Simandoux saturation
The response equation for the resistivity log follows the classical
form also, but it must be linearized, so the result does not often
look similar to the usual response equation. To linearize it,
porosity is replaced by (1  Vsh) * Sw/F, and the equation is
set up in terms of conductivity instead of resistivity.
This
guarantees that the response falls back to the Archie equation
when Vsh = 0.0. Thus:
1:
COND = Sw / F * Sw * CONDw * (1  Vsh) (water term)
+ Sw / F * (1  Sw) * CONDh * (1  Vsh) (hydrocarbon term)
+ Sw / Fsh * CONDsh (shale term)
+ (1  Vsh  PHIe) * Sum (Vi * CONDi) (matrix term)
WHERE:
CONDh = log reading in 100% hydrocarbon
CONDi = log reading in 100% of the ith component of matrix rock
COND = log reading
CONDsh = log reading in 100% shale
CONDw = log reading in 100% water
F = formation factor of clean rock (fractional)
Fsh = formation factor of shale (fractional)
Sw = water saturation in uninvaded zone (fractional)
Vi = volume of ith component of matrix rock
Vsh = volume of shale (fractional)
CONDh
and CONDi both equal 0.0 so these two terms disappear. 1/F is
equal to (PHIe^M)/A, CONDsh equals 1/ RSH, and CONDw is equal
to 1/RW@FT. For the Simandoux equation, 1/Fsh is set equal to
Vsh/2. Various authors have proposed other assumptions for the
term 1/Fsh, so several forms of this equation are in use.
This
gives:
2 / RESD = (PHIe ^ M) / (A * RW@FT} * (1  Vsh) * Sw ^ N
+ Vsh
/ (2 * RSH) * Sw
When
N = 2.0, this can be solved for Sw by using the standard quadratic
equation solution.
The
first term is the standard Archie equation for the nonshale portion
of the matrix, and the second term is a correction factor for
the shale fraction. The Simandoux equation is one of the most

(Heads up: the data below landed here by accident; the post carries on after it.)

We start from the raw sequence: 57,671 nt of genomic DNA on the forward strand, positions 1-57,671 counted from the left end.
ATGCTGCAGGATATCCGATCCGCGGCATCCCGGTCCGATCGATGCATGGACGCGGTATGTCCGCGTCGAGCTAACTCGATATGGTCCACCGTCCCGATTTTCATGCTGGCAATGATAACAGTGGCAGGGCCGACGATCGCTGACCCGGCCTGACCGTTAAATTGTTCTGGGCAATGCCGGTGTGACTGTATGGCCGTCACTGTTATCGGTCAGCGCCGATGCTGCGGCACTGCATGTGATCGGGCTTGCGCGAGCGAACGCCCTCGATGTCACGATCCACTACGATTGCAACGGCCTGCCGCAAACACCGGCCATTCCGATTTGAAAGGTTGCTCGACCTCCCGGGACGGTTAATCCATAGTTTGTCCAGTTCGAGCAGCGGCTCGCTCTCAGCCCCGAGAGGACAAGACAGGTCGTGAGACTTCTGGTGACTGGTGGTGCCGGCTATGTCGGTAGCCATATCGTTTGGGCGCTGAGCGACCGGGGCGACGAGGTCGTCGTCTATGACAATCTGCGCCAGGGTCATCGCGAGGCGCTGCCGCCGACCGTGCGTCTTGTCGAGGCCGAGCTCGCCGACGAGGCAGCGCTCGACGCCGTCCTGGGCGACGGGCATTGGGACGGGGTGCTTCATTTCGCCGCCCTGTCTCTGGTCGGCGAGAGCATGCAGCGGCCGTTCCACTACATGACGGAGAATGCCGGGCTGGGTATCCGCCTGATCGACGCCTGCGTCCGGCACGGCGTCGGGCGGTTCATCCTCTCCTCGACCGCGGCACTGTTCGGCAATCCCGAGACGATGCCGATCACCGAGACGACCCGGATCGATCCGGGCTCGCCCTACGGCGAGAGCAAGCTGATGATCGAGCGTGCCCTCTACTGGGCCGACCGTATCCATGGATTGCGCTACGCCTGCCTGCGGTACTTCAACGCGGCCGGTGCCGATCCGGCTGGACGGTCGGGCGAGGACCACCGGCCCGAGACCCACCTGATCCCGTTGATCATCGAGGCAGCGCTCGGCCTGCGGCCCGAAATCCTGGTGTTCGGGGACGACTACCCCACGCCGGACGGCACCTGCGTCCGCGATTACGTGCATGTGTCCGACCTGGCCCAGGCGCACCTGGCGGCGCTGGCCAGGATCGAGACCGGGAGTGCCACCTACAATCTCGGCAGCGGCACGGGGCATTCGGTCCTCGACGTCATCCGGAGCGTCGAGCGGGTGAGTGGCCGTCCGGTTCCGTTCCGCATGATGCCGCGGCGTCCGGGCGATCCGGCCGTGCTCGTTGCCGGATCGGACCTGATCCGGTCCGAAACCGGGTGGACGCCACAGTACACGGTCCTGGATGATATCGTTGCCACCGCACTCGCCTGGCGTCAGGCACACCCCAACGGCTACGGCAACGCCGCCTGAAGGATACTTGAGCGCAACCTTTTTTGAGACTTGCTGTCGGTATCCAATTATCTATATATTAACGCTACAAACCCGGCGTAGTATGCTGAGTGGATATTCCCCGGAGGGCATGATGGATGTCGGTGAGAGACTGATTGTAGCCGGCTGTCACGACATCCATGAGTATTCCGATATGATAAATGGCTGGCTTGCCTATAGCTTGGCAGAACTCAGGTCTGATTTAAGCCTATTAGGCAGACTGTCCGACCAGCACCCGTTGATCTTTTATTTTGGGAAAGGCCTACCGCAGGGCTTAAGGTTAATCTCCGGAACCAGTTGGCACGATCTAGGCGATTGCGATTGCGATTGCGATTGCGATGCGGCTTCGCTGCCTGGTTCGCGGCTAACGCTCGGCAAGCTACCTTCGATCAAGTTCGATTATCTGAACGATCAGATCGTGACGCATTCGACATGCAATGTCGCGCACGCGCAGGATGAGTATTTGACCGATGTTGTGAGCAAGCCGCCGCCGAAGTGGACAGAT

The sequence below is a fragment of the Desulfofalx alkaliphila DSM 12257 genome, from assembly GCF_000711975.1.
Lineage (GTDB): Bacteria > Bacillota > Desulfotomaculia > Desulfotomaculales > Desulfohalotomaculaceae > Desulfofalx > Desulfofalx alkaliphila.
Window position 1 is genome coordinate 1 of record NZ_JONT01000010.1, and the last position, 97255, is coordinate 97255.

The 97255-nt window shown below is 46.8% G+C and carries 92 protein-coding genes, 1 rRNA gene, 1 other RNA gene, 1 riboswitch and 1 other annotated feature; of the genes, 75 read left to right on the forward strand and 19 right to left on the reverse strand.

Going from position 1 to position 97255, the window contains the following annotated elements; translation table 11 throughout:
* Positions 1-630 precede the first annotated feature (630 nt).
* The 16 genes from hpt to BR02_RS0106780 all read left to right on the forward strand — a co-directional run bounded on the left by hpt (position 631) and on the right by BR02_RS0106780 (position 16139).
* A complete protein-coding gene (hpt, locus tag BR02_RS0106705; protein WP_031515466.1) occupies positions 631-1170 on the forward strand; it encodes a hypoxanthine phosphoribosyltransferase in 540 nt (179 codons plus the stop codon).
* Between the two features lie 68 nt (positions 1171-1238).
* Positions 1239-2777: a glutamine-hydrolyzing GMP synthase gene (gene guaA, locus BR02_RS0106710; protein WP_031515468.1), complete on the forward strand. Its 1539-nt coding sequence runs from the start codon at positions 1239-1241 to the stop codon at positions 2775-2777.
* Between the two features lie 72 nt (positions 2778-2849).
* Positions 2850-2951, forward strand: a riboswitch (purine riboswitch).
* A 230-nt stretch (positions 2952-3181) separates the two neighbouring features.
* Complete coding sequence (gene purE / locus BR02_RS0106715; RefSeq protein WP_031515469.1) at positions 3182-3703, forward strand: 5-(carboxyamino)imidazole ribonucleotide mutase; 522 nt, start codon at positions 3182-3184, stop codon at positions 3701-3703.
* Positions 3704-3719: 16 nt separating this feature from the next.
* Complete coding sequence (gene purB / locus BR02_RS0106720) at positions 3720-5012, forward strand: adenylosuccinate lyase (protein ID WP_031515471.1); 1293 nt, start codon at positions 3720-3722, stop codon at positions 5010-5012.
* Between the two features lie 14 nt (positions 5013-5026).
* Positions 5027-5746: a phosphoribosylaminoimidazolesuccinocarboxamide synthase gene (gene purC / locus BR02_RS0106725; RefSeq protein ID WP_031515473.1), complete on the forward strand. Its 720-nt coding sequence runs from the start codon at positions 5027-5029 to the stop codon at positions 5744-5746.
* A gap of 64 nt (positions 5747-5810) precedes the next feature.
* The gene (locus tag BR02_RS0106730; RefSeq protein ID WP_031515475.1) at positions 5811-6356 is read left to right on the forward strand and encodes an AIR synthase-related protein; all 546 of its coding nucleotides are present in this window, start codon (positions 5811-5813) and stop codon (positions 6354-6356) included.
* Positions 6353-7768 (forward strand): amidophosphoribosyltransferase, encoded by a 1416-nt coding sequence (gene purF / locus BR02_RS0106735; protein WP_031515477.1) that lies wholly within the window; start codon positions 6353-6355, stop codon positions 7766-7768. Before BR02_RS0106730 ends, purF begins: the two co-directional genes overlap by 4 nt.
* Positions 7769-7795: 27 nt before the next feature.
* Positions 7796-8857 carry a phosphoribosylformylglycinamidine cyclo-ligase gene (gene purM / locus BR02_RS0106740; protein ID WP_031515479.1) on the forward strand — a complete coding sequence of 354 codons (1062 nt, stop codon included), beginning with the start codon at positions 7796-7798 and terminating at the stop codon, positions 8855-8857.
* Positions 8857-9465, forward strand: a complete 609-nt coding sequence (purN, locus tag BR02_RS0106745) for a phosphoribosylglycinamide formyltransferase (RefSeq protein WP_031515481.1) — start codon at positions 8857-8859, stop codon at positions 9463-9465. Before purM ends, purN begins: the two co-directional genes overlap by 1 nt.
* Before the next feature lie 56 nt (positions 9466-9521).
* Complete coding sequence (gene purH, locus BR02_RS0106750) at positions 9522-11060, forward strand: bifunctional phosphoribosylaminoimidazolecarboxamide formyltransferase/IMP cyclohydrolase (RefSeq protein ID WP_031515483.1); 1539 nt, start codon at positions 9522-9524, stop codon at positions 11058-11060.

popular and successful equations in common use which includes
a shale correction for the saturation calculation.
3:
IF PHIe > 0.0
4: THEN C = (1  Vsh) * A * (RW@FT) / (PHIe ^ M)
5: D = C * Vsh / (2 * RSH)
6: E = C / RESD
7: Sws = ((D ^ 2 + E) ^ 0.5  D) ^ (2 / N)
8: OTHERWISE Sws = 1.0
WHERE:
A = tortuosity exponent (fractional)
C = intermediate term in Simandoux equation
D = intermediate term in Simandoux equation
E = intermediate term in Simandoux equation
M = cementation exponent (fractional)
N = saturation exponent (fractional)
PHIe = effective porosity from any method (fractional)
RESD = deep resistivity log reading (ohmm)
RSH = resistivity of shale (ohmm)
RW@FT = water resistivity at formation temperature (ohmm)
Sws = water saturation from Simandoux method (fractional)
Vsh = shale content (fractional)
COMMENTS:
The Simandoux equation requires a three chart solution, given
below. Because of their complexity,
charts are not recommended.




Nomographs for solving Simandoux equation 
There
are many variations of the Simandoux equation. This version seems
to work well in all areas of the world; in all environments.
RECOMMENDED
PARAMETERS:
RSH Range = 1.0 to 20.0 Default = 4.0
for sandstone A = 0.62
M = 2.15
N = 2.00
for
carbonates A = 1.0
M = 2.00
N = 2.00
Asquith (1980 page 67) quoted other authors, giving values for A
and M, with N = 2.0, showing the wide range of possible values:
Average sands sands A = 1.45 M = 1.54
Shaly sands
A = 1.65 M = 1.33
Calcareous sands
A = 1.45 M = 1.70
Carbonates
A = 0.85 M = 2.14
Pliocene sands S.Cal. A = 2.45 M = 1.08
Miocene LA/TX
A = 1.97 M = 1.29
Clean granular
A = 1.00 M = 2.05  PHIe
NUMERICAL
EXAMPLE:
1. Since Sands A, B and C are 100% clean, the saturation from
Simandoux will be the same as for the Archie method. For Sand
D:
RSH = 4.0 ohmm
PHIe = 0.11
RESD = 1.0 ohmm
A = 0.62
M = 2.15
N = 2.00
RW@FT = 0.015 ohmm
C = (1  0.33) * 0.62 * 0.015 / (0.11 ^ 2.15) = 0.717
D = 0.717 * 0.33 / (2 * 4.0) = 0.0296
E = 0.717 / 1.0 = 0.717
Sws = ((0.0296 ^ 2 + 0.717) ^ 0.5  0.0296) ^ (2 / 2.0) = 0.81
This
compares with an Sw of 1.03 for the Archie method.